I’m a Mental Health Professional. I’m someone who enjoys going to work most days because I love what I do for a living.
The truth is, I believe I was born to help people. I’m fascinated by learning what makes a person unique and helping them to understand themselves. I am honored to be a part of their process of understanding how to live a life of joy and purpose. I believe it’s in my DNA to seek understanding and to be an intermediary. And due to the nature of personality and my job, I take great care in keeping practices that preserve my mind/body health and most importantly, my hope in humanity. But the recently publicized news of both Kate Spade’s and Anthony Bourdain’s suicide has rocked the foundation of my hope. In fact, I consider myself someone who chooses to prevent or resolve conflict before starting it. But recently I found myself angry, frustrated. And frankly, disappointed. Why do we continue to fail people in the field of mental health? Why are people actively seeking and receiving pharmacological treatment and counseling, still suffering? Why are people still choosing to hurt themselves or hurt others?
Our brains are wired to problem solve; it’s a survival instinct. So, when someone initiates an action that goes against our primitive wiring system, it’s not only indescribably tragic, but also extremely confusing. A recent report stated suicide rates are up 30% overall since 1999 and the highest increase is among the middle-aged, like Kate Spade. I remember hearing stories about aging when I was little. The wisdom and peace earned from years of experience and practice. What happened? Were those just feel-good fables?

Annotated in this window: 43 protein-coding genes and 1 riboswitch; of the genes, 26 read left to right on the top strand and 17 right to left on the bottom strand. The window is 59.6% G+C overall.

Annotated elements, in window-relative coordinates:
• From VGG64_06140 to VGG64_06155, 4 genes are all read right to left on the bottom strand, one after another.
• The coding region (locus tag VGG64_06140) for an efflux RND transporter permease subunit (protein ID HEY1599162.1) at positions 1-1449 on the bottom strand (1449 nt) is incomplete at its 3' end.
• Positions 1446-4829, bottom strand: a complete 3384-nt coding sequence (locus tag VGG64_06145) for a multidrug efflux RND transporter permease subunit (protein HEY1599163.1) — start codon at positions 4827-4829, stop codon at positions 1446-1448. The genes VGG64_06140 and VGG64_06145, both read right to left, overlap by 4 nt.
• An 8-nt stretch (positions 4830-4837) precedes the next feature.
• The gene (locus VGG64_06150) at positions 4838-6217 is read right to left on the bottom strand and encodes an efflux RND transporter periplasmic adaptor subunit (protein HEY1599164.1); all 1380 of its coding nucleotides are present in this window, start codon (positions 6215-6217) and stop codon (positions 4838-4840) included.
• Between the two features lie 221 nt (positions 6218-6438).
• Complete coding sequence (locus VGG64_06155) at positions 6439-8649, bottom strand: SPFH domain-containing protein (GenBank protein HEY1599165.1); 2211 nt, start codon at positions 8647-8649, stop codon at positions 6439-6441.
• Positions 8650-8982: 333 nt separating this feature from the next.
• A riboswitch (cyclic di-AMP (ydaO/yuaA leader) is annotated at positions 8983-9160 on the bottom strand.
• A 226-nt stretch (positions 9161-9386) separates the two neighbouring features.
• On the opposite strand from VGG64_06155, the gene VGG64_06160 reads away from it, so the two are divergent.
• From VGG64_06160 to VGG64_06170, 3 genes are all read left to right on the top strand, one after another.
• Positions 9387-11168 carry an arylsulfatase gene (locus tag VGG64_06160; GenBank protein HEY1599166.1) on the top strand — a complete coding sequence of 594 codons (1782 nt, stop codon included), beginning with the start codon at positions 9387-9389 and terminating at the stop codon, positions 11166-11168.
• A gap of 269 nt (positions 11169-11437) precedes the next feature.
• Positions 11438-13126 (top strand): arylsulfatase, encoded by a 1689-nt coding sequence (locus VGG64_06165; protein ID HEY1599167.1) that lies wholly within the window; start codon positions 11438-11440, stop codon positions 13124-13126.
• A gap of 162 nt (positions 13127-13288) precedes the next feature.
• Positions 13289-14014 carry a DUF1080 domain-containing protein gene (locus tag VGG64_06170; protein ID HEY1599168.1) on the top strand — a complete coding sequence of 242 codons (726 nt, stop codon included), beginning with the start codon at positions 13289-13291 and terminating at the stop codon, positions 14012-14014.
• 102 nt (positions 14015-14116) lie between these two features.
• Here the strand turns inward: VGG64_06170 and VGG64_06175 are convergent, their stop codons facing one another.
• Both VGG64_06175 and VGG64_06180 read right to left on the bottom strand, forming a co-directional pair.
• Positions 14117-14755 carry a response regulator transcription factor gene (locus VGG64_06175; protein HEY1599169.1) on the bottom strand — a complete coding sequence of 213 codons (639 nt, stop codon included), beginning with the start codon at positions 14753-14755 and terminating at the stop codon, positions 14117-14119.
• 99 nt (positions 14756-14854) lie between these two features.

The truth is, we can spend the rest of our lives going down what I call the “Rabbit Hole of Why,” trying to figure out answers to questions that remains unresolved. I’ve worked with many people who’ve lost someone to either suicide or to violence. The insurmountable pain and swirling confusion they experience in the aftermath is unfathomable. Questions such as, “What did I miss? What could I have done differently? Why would someone do this?” These questions create such anxiety and turmoil, it can feel like madness. But even if the person who took these actions was here to answer these questions, I’m not certain they could even provide the answers. After all, if they were unable to find the answers to provide them peace when they walked this earth, how could we expect them to provide the answers if they came back.
I strongly believe we need to start thinking outside-the-box. Our theories and treatment approaches have not been enough. The billions made and spent on psychiatric medications are more evidence, that this is not enough. Positive psychology and research in the area of the science of happiness are headed in the right direction. We need to continue to explore more holistic, innovative approaches to prevent and treat people’s mental health. We need to empower people by making them accountable for their self-care practices. We need to be more open to learning and implementing different methods and resources beginning at the ground level, in our schools and in our homes.
Enough is enough. We need to take action, be accountable; all of us. Before another life is lost and people are left to wonder why…